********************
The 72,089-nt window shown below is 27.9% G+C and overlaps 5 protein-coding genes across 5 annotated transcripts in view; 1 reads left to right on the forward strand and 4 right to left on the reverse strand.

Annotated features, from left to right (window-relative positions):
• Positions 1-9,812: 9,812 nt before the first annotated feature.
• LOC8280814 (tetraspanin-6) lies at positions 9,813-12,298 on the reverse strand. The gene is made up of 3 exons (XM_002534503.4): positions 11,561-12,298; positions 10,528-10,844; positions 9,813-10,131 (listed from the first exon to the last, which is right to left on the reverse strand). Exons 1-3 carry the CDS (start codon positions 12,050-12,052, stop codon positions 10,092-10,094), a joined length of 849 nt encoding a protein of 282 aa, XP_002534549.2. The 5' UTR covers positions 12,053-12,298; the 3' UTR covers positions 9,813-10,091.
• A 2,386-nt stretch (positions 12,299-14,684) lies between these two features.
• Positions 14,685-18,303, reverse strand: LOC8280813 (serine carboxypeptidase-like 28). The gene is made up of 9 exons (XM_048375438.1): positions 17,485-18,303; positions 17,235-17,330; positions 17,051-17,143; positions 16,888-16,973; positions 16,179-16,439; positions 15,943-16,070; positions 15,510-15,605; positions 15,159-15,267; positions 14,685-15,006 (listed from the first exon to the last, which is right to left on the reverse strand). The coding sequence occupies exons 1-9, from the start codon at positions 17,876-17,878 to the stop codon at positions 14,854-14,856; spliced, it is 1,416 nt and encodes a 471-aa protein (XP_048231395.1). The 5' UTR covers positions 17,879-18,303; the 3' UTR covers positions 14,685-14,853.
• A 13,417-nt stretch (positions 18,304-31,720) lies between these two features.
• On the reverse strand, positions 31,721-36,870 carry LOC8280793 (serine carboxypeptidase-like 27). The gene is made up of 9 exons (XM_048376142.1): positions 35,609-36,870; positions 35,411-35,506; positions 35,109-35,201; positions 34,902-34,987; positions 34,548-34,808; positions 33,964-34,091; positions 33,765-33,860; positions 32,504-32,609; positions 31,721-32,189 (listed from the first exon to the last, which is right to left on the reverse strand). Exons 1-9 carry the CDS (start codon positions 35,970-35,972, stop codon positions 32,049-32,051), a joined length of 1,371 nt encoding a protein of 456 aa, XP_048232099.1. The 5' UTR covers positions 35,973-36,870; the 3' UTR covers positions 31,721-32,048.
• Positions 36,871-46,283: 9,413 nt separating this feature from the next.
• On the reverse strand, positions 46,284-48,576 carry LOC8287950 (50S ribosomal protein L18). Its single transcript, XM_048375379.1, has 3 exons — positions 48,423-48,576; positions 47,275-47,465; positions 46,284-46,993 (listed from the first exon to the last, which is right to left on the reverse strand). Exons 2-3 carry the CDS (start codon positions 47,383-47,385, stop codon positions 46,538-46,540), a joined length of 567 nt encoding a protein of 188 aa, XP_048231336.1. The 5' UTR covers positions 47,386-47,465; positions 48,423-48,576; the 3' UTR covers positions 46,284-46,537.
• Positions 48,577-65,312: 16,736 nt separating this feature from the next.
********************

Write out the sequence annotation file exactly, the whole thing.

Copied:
The 72,089-nt window shown below is 27.9% G+C and overlaps 5 protein-coding genes across 5 annotated transcripts in view; 1 reads left to right on the forward strand and 4 right to left on the reverse strand.

Annotated features, from left to right (window-relative positions):
• Positions 1-9,812: 9,812 nt before the first annotated feature.
• LOC8280814 (tetraspanin-6) lies at positions 9,813-12,298 on the reverse strand. The gene is made up of 3 exons (XM_002534503.4): positions 11,561-12,298; positions 10,528-10,844; positions 9,813-10,131 (listed from the first exon to the last, which is right to left on the reverse strand). Exons 1-3 carry the CDS (start codon positions 12,050-12,052, stop codon positions 10,092-10,094), a joined length of 849 nt encoding a protein of 282 aa, XP_002534549.2. The 5' UTR covers positions 12,053-12,298; the 3' UTR covers positions 9,813-10,091.
• A 2,386-nt stretch (positions 12,299-14,684) lies between these two features.
• Positions 14,685-18,303, reverse strand: LOC8280813 (serine carboxypeptidase-like 28). The gene is made up of 9 exons (XM_048375438.1): positions 17,485-18,303; positions 17,235-17,330; positions 17,051-17,143; positions 16,888-16,973; positions 16,179-16,439; positions 15,943-16,070; positions 15,510-15,605; positions 15,159-15,267; positions 14,685-15,006 (listed from the first exon to the last, which is right to left on the reverse strand). The coding sequence occupies exons 1-9, from the start codon at positions 17,876-17,878 to the stop codon at positions 14,854-14,856; spliced, it is 1,416 nt and encodes a 471-aa protein (XP_048231395.1). The 5' UTR covers positions 17,879-18,303; the 3' UTR covers positions 14,685-14,853.
• A 13,417-nt stretch (positions 18,304-31,720) lies between these two features.
• On the reverse strand, positions 31,721-36,870 carry LOC8280793 (serine carboxypeptidase-like 27). The gene is made up of 9 exons (XM_048376142.1): positions 35,609-36,870; positions 35,411-35,506; positions 35,109-35,201; positions 34,902-34,987; positions 34,548-34,808; positions 33,964-34,091; positions 33,765-33,860; positions 32,504-32,609; positions 31,721-32,189 (listed from the first exon to the last, which is right to left on the reverse strand). Exons 1-9 carry the CDS (start codon positions 35,970-35,972, stop codon positions 32,049-32,051), a joined length of 1,371 nt encoding a protein of 456 aa, XP_048232099.1. The 5' UTR covers positions 35,973-36,870; the 3' UTR covers positions 31,721-32,048.
• Positions 36,871-46,283: 9,413 nt separating this feature from the next.
• On the reverse strand, positions 46,284-48,576 carry LOC8287950 (50S ribosomal protein L18). Its single transcript, XM_048375379.1, has 3 exons — positions 48,423-48,576; positions 47,275-47,465; positions 46,284-46,993 (listed from the first exon to the last, which is right to left on the reverse strand). Exons 2-3 carry the CDS (start codon positions 47,383-47,385, stop codon positions 46,538-46,540), a joined length of 567 nt encoding a protein of 188 aa, XP_048231336.1. The 5' UTR covers positions 47,386-47,465; positions 48,423-48,576; the 3' UTR covers positions 46,284-46,537.
• Positions 48,577-65,312: 16,736 nt separating this feature from the next.